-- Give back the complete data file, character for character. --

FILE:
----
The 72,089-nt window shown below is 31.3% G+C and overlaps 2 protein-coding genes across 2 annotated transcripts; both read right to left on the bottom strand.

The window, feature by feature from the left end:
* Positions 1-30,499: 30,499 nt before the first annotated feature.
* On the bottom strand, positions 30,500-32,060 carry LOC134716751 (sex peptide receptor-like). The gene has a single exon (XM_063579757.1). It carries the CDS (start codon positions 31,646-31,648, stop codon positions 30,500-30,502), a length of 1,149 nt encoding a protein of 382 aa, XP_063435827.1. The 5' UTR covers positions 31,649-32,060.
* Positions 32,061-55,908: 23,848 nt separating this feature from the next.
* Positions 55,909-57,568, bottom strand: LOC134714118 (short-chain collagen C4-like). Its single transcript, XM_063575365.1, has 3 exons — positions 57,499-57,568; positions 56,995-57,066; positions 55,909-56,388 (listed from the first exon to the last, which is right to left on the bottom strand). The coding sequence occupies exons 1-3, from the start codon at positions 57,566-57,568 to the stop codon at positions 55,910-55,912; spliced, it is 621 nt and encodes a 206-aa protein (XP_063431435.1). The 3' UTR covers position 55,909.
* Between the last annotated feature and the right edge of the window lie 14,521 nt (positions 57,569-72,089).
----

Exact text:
The 72,089-nt window shown below is 31.3% G+C and overlaps 2 protein-coding genes across 2 annotated transcripts; both read right to left on the bottom strand.

The window, feature by feature from the left end:
* Positions 1-30,499: 30,499 nt before the first annotated feature.
* On the bottom strand, positions 30,500-32,060 carry LOC134716751 (sex peptide receptor-like). The gene has a single exon (XM_063579757.1). It carries the CDS (start codon positions 31,646-31,648, stop codon positions 30,500-30,502), a length of 1,149 nt encoding a protein of 382 aa, XP_063435827.1. The 5' UTR covers positions 31,649-32,060.
* Positions 32,061-55,908: 23,848 nt separating this feature from the next.
* Positions 55,909-57,568, bottom strand: LOC134714118 (short-chain collagen C4-like). Its single transcript, XM_063575365.1, has 3 exons — positions 57,499-57,568; positions 56,995-57,066; positions 55,909-56,388 (listed from the first exon to the last, which is right to left on the bottom strand). The coding sequence occupies exons 1-3, from the start codon at positions 57,566-57,568 to the stop codon at positions 55,910-55,912; spliced, it is 621 nt and encodes a 206-aa protein (XP_063431435.1). The 3' UTR covers position 55,909.
* Between the last annotated feature and the right edge of the window lie 14,521 nt (positions 57,569-72,089).